The sun is shining brightly on the new year of 2013.
On Wednesday the earth reached its closest annual point to our star, a phenomenon known as perihelion. At a paltry distance of 91.4 million miles (147 million km), the sun appears about 3.4% larger from Earth at perihelion than at aphelion, when the distance between the two is greatest.
Each year in early January, the sun shines about 7 percent more intensely than it does in early July, when it reaches its aphelion distance of about 94.5 million miles (152 million km).
The Earth’s surface is warmed about 4 degrees Fahrenheit above normal at perihelion, according to Starry Night Education. While the effect is relatively minor compared to the seasonal tilting of the Earth’s axis away from the sun, it does make Northern Hemisphere winters slightly milder than Southern Hemisphere winters at equivalent latitudes.
On average, the Earth is 93 million miles (150 million km) from the sun. The relatively small difference between perihelion and aphelion means Earth’s orbit is a near perfect circle, exceeded only by Venus and Neptune within our solar system.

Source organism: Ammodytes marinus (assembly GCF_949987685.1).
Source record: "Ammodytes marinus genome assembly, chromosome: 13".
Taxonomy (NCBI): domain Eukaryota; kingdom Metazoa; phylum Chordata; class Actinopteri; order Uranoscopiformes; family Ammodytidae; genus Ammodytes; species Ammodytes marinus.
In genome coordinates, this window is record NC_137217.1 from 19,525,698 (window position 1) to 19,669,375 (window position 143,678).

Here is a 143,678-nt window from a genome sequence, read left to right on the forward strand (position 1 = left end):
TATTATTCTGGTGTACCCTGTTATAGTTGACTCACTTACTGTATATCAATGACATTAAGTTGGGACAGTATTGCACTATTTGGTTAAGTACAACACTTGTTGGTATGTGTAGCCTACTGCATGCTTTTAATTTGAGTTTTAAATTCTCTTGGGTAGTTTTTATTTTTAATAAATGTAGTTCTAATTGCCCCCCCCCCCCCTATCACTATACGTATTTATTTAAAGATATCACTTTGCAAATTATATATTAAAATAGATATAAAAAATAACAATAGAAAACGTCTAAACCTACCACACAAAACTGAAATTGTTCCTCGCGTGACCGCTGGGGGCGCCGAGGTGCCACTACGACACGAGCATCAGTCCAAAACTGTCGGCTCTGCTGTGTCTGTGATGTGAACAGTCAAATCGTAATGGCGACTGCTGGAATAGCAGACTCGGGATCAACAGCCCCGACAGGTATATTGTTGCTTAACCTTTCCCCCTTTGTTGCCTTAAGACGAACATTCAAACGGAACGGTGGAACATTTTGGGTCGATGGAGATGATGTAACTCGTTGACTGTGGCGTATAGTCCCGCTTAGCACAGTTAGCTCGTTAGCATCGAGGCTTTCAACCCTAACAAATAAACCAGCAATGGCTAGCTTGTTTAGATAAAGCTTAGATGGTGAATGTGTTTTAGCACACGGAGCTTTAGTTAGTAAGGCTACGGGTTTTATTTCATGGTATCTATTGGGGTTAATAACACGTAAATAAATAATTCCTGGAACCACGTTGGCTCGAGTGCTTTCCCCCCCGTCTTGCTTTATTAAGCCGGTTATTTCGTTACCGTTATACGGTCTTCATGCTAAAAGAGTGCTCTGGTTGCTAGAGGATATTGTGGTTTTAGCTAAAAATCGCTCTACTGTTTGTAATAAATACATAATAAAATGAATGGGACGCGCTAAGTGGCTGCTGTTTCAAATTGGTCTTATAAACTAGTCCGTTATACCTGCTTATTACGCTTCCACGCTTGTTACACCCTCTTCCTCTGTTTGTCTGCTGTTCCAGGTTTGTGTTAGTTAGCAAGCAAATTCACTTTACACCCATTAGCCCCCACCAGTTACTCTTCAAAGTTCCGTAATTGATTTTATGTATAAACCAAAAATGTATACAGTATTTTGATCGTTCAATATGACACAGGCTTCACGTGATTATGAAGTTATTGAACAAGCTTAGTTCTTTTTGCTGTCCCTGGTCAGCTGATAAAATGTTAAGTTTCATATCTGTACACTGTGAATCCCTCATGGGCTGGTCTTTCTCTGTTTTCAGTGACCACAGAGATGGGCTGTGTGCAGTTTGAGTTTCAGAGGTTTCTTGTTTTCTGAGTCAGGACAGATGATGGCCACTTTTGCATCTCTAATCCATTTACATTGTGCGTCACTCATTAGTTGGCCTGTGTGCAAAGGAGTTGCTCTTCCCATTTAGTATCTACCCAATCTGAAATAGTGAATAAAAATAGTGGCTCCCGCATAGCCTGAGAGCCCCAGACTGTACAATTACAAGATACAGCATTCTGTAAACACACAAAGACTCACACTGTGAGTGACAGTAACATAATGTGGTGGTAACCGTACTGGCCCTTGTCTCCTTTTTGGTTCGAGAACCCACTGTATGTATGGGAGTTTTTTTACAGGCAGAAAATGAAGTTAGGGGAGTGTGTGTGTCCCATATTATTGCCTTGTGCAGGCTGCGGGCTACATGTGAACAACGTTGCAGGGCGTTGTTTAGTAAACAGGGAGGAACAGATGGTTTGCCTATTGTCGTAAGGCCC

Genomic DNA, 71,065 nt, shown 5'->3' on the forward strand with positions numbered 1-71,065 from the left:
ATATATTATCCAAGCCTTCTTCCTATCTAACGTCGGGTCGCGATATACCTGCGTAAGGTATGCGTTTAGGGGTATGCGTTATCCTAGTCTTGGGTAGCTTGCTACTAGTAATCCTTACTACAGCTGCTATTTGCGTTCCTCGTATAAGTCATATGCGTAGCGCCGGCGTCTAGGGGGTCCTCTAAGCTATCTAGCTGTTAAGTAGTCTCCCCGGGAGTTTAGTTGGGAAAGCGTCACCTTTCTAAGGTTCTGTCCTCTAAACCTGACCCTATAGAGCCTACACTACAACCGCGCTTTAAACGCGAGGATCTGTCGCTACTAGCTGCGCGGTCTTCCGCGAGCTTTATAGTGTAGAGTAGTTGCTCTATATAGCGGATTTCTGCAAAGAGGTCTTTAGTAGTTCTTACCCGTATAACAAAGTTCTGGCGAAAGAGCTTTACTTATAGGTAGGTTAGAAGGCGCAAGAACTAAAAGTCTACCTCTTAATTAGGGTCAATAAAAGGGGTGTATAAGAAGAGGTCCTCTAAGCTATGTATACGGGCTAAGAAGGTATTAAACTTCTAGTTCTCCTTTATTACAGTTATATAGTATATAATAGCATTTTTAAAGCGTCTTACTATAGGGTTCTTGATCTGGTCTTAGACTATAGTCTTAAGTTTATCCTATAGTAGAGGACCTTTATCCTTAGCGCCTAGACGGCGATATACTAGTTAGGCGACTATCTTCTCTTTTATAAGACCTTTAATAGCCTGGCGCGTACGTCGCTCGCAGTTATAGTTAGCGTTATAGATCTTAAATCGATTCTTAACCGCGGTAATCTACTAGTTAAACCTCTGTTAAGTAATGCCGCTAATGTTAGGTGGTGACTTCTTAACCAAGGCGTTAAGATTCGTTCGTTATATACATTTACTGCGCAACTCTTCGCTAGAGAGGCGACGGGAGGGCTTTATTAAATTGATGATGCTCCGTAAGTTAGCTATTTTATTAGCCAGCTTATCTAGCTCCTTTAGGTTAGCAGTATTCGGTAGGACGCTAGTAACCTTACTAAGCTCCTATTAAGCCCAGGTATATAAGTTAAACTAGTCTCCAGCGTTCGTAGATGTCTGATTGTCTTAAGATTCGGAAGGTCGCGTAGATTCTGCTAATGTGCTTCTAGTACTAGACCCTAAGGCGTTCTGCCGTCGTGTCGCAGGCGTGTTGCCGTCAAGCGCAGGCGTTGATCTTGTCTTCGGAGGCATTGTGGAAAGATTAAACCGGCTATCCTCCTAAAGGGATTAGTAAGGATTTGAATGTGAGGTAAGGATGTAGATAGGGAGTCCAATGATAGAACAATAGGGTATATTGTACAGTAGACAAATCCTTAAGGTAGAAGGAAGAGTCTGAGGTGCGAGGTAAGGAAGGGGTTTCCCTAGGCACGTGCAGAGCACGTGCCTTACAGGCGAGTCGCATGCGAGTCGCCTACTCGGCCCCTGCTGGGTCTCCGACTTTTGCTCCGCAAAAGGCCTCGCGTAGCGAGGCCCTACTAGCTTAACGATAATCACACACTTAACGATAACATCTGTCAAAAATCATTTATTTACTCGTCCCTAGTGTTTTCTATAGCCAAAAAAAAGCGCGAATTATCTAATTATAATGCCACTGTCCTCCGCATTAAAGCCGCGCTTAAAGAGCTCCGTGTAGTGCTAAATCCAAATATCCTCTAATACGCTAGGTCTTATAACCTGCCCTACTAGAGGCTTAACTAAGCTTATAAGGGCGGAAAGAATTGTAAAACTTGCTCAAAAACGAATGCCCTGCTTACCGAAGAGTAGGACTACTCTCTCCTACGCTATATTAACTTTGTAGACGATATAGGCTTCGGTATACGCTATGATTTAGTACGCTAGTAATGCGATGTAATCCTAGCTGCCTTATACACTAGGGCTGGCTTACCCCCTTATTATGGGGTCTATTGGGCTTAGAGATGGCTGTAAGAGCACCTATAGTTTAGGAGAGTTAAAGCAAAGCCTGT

Mars and Mercury have very eccentric orbits by comparison. Innermost Mercury swings dramatically between a distance of about 29 million miles (46 million km) and 43 million miles (70 million km) during its 88-day year. Along with the smaller planet’s virtual lack of atmosphere, this orbital eccentricity helps to account for wide variations in Mercury’s surface temperature– ranging from -300 degrees Fahrenheit to 800 degrees Fahrenheit.
On Earth, annual dates for perihelion and aphelion align with the regularity of Earth’s annual orbit, respectively occurring in early January and early July. The next aphelion will be July 5th 2013 at 11am EST, while the next perihelion will be on January 4th 2014 at 7am EST. Make sure to mark your calendars and wear plenty of sunscreen.
Original article: http://www.space.com/14142-earth-closest-approach-sun-perihelion.html